Thursday, May 27, 2010

Computer solves 400-piece puzzle in 3 minutes; scary implications for photo manipulation

by Sebastian Anthony (RSS feed) May 24th 2010 at 9:30AM

Following on from a New Scientist article that was written a few days ago, I ended up on the website of Taeg Sang Cho -- a graduate student at MIT. He's been working on a bunch of advanced imaging algorithms -- with gifts and grants from big names like Microsoft, Adobe and Google.
His recent work -- three research papers -- is all about content-aware manipulation of photos. I'm struggling to pick one because they're all awesome, so I'll just give you the highlights:

  • A probabilistic jigsaw puzzle solver -- this is the technology featured in the New Scientist article, so there's lots of dumbed-down details if you don't want to read the paper itself. In essence, it does exactly what a human does: matches edges, but it does it quickly and very accurately. Similar technology could be used in photo manipulation (and may indeed already be used by Adobe's Content-Aware Fill) -- the biggest give-away when you manipulate images are edges. This technology could magic away those edges!
  • A content-aware image prior -- this is a funky way of saying 'image restoration', and I wouldn't be surprised if this is a sneak-peek at the technology you'll see in Photoshop CS6! Look at the sample photo -- the results speak for themselves.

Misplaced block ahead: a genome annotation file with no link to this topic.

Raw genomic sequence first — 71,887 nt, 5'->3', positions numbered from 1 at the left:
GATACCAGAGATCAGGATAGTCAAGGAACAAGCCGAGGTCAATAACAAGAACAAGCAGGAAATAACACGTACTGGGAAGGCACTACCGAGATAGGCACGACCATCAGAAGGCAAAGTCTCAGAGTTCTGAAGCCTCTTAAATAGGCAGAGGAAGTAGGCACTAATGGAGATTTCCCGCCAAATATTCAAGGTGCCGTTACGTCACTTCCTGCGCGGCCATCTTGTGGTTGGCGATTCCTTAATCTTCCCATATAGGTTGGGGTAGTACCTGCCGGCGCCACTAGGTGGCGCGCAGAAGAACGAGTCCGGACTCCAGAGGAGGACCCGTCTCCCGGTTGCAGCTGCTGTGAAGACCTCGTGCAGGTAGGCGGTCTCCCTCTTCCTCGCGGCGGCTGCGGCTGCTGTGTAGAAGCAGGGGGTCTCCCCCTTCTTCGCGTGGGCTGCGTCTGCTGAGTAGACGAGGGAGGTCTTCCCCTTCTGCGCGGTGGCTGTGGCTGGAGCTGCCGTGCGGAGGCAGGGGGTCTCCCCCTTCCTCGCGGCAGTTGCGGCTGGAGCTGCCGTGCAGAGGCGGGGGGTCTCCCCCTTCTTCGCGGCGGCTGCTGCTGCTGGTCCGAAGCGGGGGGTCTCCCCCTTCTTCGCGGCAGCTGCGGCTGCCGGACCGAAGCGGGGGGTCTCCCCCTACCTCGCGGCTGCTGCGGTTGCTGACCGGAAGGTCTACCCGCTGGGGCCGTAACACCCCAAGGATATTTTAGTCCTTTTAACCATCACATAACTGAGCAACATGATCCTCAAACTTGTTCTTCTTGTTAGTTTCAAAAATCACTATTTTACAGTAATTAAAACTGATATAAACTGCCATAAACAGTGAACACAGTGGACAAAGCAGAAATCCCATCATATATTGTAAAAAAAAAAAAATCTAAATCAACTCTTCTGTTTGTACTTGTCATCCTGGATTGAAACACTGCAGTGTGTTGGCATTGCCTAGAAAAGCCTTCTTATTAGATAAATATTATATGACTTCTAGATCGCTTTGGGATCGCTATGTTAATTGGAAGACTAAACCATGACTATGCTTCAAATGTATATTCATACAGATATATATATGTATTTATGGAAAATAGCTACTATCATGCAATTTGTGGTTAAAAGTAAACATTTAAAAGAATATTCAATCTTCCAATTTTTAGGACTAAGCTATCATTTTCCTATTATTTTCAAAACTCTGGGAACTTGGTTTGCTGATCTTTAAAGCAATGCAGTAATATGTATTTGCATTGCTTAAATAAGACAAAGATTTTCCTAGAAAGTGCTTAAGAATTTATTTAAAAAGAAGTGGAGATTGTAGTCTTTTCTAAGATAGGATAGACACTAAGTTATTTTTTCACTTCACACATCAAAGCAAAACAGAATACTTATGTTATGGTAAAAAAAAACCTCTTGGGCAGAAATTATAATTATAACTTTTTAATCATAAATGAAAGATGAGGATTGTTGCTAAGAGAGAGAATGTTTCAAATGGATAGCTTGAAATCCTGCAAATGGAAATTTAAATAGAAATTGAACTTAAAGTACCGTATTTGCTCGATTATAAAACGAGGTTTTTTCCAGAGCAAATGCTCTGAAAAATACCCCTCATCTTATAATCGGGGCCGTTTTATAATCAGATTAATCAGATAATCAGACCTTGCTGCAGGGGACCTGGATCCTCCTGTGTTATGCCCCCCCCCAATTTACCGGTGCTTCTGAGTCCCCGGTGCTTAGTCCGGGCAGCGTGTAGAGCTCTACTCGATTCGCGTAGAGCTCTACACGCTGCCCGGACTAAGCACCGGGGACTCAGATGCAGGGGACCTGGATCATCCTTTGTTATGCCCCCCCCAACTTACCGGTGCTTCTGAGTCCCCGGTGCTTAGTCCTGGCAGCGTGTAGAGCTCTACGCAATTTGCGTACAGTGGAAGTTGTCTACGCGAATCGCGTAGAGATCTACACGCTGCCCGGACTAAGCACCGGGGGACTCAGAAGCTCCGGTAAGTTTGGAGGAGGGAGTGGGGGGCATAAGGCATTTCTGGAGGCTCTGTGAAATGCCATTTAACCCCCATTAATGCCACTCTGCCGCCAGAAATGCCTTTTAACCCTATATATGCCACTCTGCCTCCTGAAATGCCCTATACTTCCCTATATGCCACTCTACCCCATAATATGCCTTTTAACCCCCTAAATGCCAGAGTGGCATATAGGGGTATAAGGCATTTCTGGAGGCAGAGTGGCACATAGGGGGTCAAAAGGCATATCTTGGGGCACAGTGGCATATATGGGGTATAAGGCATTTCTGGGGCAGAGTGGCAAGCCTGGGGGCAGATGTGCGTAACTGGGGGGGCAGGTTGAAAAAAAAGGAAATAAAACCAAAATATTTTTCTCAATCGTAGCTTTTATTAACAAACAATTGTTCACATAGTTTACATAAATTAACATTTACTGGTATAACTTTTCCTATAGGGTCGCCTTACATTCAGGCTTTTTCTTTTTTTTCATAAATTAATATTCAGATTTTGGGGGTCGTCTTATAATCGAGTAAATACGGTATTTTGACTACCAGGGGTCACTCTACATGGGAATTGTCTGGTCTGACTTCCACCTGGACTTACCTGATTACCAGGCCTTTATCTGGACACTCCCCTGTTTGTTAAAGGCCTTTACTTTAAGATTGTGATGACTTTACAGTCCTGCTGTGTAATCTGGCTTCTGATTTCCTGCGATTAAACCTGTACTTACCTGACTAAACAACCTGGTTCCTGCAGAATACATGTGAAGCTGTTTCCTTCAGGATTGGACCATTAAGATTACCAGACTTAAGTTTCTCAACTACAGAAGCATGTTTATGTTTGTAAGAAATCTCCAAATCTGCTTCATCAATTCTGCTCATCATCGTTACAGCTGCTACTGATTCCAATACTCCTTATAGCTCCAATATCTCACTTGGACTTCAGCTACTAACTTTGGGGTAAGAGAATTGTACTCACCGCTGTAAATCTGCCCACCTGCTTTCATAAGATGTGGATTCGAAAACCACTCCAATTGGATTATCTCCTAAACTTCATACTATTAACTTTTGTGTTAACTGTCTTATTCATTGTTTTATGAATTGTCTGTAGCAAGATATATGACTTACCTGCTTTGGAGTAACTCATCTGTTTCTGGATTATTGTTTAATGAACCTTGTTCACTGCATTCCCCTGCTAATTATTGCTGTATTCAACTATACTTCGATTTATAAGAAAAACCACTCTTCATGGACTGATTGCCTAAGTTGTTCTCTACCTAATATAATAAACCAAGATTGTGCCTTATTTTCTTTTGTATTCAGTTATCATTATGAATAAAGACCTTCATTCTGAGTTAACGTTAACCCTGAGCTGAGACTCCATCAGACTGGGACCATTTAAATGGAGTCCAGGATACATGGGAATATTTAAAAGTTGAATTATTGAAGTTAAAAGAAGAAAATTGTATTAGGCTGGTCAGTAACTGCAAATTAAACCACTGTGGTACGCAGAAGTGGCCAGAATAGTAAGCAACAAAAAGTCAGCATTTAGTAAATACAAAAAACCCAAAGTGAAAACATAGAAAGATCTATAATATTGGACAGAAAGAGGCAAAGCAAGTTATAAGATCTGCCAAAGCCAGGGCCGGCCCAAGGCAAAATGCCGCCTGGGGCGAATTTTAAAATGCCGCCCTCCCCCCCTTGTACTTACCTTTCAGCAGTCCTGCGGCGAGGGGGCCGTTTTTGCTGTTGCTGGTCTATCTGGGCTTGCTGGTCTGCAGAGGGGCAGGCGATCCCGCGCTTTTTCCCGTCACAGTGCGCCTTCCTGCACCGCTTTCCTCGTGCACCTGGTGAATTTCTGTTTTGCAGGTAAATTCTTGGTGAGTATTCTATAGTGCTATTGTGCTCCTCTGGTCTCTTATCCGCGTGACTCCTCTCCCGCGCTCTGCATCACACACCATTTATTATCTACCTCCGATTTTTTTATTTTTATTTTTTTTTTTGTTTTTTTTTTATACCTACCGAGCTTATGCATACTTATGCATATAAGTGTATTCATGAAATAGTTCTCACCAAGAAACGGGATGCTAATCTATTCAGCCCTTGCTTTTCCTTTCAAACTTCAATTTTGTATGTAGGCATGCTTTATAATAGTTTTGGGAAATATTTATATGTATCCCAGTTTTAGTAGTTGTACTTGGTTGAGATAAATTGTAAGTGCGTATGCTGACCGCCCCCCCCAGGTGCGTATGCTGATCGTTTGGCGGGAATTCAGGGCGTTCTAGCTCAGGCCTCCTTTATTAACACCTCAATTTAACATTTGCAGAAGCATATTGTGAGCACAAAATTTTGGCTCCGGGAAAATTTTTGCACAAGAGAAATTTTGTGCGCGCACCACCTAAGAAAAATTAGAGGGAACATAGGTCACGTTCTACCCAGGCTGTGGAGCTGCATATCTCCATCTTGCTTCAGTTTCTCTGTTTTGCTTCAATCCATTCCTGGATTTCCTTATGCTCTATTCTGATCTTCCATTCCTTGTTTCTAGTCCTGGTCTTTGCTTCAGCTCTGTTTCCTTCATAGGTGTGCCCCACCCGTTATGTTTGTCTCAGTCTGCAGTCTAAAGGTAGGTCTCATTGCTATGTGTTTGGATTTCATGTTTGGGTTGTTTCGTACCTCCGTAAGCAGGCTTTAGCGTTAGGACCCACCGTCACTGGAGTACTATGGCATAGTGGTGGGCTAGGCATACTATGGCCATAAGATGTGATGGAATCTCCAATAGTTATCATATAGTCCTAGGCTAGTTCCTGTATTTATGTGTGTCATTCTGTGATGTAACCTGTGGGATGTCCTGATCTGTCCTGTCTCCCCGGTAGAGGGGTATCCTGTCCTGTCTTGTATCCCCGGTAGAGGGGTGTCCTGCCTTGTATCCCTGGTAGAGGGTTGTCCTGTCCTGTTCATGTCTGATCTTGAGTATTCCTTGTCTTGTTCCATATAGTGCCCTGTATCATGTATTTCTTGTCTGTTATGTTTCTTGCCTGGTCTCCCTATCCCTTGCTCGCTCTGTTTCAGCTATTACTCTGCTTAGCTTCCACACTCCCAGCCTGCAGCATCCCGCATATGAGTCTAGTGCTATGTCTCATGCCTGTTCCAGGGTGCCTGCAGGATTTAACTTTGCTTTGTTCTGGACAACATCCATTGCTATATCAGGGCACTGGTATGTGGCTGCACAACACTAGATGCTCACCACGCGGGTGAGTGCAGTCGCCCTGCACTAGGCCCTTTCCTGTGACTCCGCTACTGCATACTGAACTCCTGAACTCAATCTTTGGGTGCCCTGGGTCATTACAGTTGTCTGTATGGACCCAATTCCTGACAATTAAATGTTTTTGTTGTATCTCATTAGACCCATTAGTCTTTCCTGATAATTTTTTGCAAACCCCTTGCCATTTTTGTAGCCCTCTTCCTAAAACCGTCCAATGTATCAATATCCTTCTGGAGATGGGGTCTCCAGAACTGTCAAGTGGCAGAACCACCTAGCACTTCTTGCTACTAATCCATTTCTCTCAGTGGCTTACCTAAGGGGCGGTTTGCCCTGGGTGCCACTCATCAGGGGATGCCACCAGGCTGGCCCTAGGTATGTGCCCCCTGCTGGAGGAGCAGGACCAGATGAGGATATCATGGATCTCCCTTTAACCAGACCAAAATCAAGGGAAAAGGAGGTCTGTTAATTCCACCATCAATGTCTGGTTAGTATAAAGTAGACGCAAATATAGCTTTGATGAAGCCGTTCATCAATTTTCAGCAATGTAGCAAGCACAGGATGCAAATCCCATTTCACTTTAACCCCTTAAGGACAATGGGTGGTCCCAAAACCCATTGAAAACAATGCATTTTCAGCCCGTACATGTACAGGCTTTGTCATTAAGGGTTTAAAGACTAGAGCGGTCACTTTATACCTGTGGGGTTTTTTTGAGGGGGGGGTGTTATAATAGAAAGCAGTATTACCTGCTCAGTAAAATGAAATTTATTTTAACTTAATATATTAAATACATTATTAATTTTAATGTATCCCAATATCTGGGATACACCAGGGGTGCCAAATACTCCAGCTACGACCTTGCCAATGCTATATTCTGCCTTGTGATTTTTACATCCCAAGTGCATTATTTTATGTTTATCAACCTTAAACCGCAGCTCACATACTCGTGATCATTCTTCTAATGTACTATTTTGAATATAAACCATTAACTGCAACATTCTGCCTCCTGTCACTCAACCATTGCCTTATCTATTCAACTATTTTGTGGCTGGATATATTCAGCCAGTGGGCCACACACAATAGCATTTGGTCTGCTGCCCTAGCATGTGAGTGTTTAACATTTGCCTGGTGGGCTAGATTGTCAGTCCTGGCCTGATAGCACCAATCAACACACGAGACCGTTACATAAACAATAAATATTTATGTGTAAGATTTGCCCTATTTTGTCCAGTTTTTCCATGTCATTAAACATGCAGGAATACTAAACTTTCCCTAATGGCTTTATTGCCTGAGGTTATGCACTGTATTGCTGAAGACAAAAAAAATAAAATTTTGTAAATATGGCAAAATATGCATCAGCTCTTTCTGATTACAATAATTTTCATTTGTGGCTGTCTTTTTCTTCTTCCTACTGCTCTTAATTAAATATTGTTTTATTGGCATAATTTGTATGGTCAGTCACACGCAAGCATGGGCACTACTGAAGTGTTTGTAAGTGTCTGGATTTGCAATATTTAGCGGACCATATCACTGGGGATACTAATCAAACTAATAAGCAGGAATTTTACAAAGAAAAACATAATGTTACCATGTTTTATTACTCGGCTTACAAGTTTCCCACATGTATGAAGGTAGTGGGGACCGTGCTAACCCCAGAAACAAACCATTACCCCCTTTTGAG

• Motion blur removal with orthogonal parabolic exposures -- (phew, just typing that gave me a bit of a hard-on) -- in layman's terms, this is blur removal by taking two photos from slightly different viewpoints and then... performing some magic. Again, look at the sample images for some fantastic proof. I wouldn't expect to see moving lenses in still cameras any time soon though...
It's all very exciting stuff that we'll likely begin to see in consumer software in the next year or two. I just wish there was a video of the jigsaw puzzle solving!

http://www.downloadsquad.com/2010/05/24/computer-solves-400-piece-puzzle-in-3-minutes-scary-implication/

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